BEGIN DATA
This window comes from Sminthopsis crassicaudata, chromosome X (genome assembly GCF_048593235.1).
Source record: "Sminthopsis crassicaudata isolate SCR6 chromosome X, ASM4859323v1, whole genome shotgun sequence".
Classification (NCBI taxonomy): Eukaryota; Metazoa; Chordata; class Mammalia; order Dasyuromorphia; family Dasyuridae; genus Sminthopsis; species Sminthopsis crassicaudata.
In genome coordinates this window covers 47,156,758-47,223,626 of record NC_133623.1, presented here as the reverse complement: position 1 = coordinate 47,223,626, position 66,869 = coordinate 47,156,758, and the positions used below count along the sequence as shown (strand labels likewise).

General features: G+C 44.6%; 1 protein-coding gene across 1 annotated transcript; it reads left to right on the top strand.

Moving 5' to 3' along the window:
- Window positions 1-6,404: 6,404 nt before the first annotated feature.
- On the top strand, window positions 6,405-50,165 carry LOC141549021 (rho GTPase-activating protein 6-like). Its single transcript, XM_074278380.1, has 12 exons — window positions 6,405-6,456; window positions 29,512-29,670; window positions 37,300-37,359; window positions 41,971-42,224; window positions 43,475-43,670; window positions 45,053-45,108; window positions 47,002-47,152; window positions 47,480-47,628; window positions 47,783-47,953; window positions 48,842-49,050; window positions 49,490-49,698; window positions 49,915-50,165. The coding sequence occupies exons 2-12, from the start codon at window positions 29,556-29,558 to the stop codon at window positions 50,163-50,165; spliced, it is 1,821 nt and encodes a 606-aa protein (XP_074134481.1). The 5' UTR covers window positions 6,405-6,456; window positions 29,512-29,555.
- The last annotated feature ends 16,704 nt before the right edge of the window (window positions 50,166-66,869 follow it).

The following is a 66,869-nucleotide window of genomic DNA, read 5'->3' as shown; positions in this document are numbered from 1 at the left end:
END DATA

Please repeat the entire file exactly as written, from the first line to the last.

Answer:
This window comes from Sminthopsis crassicaudata, chromosome X (genome assembly GCF_048593235.1).
Source record: "Sminthopsis crassicaudata isolate SCR6 chromosome X, ASM4859323v1, whole genome shotgun sequence".
Classification (NCBI taxonomy): Eukaryota; Metazoa; Chordata; class Mammalia; order Dasyuromorphia; family Dasyuridae; genus Sminthopsis; species Sminthopsis crassicaudata.
In genome coordinates this window covers 47,156,758-47,223,626 of record NC_133623.1, presented here as the reverse complement: position 1 = coordinate 47,223,626, position 66,869 = coordinate 47,156,758, and the positions used below count along the sequence as shown (strand labels likewise).

General features: G+C 44.6%; 1 protein-coding gene across 1 annotated transcript; it reads left to right on the top strand.

Moving 5' to 3' along the window:
- Window positions 1-6,404: 6,404 nt before the first annotated feature.
- On the top strand, window positions 6,405-50,165 carry LOC141549021 (rho GTPase-activating protein 6-like). Its single transcript, XM_074278380.1, has 12 exons — window positions 6,405-6,456; window positions 29,512-29,670; window positions 37,300-37,359; window positions 41,971-42,224; window positions 43,475-43,670; window positions 45,053-45,108; window positions 47,002-47,152; window positions 47,480-47,628; window positions 47,783-47,953; window positions 48,842-49,050; window positions 49,490-49,698; window positions 49,915-50,165. The coding sequence occupies exons 2-12, from the start codon at window positions 29,556-29,558 to the stop codon at window positions 50,163-50,165; spliced, it is 1,821 nt and encodes a 606-aa protein (XP_074134481.1). The 5' UTR covers window positions 6,405-6,456; window positions 29,512-29,555.
- The last annotated feature ends 16,704 nt before the right edge of the window (window positions 50,166-66,869 follow it).

The following is a 66,869-nucleotide window of genomic DNA, read 5'->3' as shown; positions in this document are numbered from 1 at the left end: